Audie Award Nominee, Fiction and Best Solo Narration, 2013
The story begins in 1962. On a rocky patch of the sun-drenched Italian coastline, a young innkeeper, chest-deep in daydreams, looks out over the incandescent waters of the Ligurian Sea and spies an apparition: a tall, thin woman, a vision in white, approaching him on a boat. She is an actress, he soon learns, an American starlet, and she is dying.
And the story begins again today, half a world away, when an elderly Italian man shows up on a movie studio's back lot - searching for the mysterious woman he last saw at his hotel decades earlier.
What unfolds is a dazzling, yet deeply human, roller coaster of a novel, spanning 50 years and nearly as many lives. From the lavish set of Cleopatra to the shabby revelry of the Edinburgh Fringe Festival, Walter introduces us to the tangled lives of a dozen unforgettable characters: the starstruck Italian innkeeper and his long-lost love; the heroically preserved producer who once brought them together and his idealistic young assistant; the army veteran turned fledgling novelist, and the rakish Richard Burton himself, whose appetites set the whole story in motion - along with the husbands and wives, lovers and dreamers, superstars and losers, who populate their world in the decades that follow.
Gloriously inventive, constantly surprising, Beautiful Ruins is a story of flawed yet fascinating people, navigating the rocky shores of their lives while clinging to their improbable dreams.
©2012 Jess Walter (P)2012 HarperCollins Publisher
A fiction loosely based on some real characters and events, this was an interesting book. I like a book that inspires me to learn by looking up the actual characters, places and event. The author did a lot of research.
I wasn't sure what to expect. I pretty much went off Audible's recommendation and was very pleased with the work.
Sometimes his voices seemed to bleed over into different characters but it was very subtle.
I don't think there was a time when listening that I wanted to turn it off. On the other hand nearly all of my listening is done in 20 to 30 minutes pieces as I travel between work and home. That time has always passed quickly, however.
While I have not read the print version, I enjoyed the audio and enjoyed the reader.
My favorite character was the Innkeeper. Learing about a different era in a different country was extremely insteresting and fascinating. I imagined myself in his little town in Italy, in his little hotel on the seaside. I felt like I was sitting on the veranda myself.
I would love to ask him if it at all base on a true story. I loved how he developed the characters and went back and forth from the 1970's to present day. So many of his details seem like it has to be based on actual facts. If not, he is amazing. Either way, he is amazing. Loved the book!
The tennis court that could not be built.
I especially loved the ailing mother and the dynamics between mother and son - so different in Italy than America.
Lacked depth of script. Characters were ok, but not exciting. would not listen too again.
Already listened to Gone Girl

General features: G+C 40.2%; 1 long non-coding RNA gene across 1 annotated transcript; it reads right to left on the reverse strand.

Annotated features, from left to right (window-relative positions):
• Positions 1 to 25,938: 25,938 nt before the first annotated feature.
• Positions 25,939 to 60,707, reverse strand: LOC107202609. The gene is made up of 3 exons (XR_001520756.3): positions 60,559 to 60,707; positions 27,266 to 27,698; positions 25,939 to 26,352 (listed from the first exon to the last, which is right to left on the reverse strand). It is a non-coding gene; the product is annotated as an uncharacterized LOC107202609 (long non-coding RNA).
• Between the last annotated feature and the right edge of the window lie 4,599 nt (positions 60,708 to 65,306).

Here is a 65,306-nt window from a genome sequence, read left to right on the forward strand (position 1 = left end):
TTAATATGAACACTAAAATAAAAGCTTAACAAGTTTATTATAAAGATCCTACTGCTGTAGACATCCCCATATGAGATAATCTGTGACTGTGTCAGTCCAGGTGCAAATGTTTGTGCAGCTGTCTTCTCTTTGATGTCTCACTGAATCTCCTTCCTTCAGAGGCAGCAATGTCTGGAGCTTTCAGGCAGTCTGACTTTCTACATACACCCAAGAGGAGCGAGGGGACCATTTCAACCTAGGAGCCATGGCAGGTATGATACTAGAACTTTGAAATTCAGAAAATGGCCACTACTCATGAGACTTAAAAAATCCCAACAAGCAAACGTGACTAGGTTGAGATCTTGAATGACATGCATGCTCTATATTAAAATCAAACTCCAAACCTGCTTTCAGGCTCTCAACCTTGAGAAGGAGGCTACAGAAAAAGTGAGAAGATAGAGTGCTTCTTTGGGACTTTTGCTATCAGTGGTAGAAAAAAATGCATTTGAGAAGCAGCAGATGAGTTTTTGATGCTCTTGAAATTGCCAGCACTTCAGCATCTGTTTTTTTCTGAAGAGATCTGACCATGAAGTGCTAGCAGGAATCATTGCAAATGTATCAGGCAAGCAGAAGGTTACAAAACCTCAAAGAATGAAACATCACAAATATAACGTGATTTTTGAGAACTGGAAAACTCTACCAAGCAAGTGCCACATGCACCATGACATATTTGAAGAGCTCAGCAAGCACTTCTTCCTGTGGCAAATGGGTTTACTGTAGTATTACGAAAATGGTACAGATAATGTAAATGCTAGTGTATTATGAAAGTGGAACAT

Narrator was ok. Did characters fine. Just not plot to work with.
I would have enlightened reader about main characters reason for being in movie and
what she did after she found out about Drs. diagnosis. No real depth.
I found that the parts of the story that take place in Italy are very interesting, and these are the parts where the narrator EXCELS. However,all of the rest of the multiple directions the story takes are barely tolerable, and then after all of that, the ending is not very satisfying. Guess I had my hopes up too high from all of the GREAT reviews I read.
Although the book started out OK, about half way through listening became a chore. There weren't any characters I cared about.
I love to read both fiction and non-fiction, I love series books that build by adding more characters and am always sorry when they end.
The depth of feeling that the author explored the individuals, it was a wonderful story, and wonderfully narrated!
The one in the dug out where they admired the sketching on the wall under the different sunlight conditions!
A time in Italy
My first Jess Walter book - but will look for others! I picked it based on recommendations on Audible and was NOT disappointed at ALL!
I enjoyed the characters and the connection between characters. The way the story was presented and woven together was intriguing. I loved the dichotomy of old and new throughout.
In terms of structure, Beautiful Ruins reminded me of The Help and The Kitchen House. The overlapping of stories told from different perspectives. However, the story was distinctly unique.
I can't pick one scene that was my favorite but I loved the imagery that made up Italy.
The only downfall of Beautiful Ruins was the rushed ending. While I liked that everything was buttoned up, I didn't like that it felt like a list of what happens.
This story line was good but it seemed, to me, to have too many characters. At times I got a bit confused. Also, a bit too much information about sub (and sub - sub) characters especially the last chapter.
But the narrator did a great job with all these voices. I really liked his voice.
One thing I was curious about and did not get in the audio was this: How can you use the name of someone like Richard Burton, was this a true story? If yes or no it would have been nice to at least mention it.
Still, all in all, this was an enjoyable listen.
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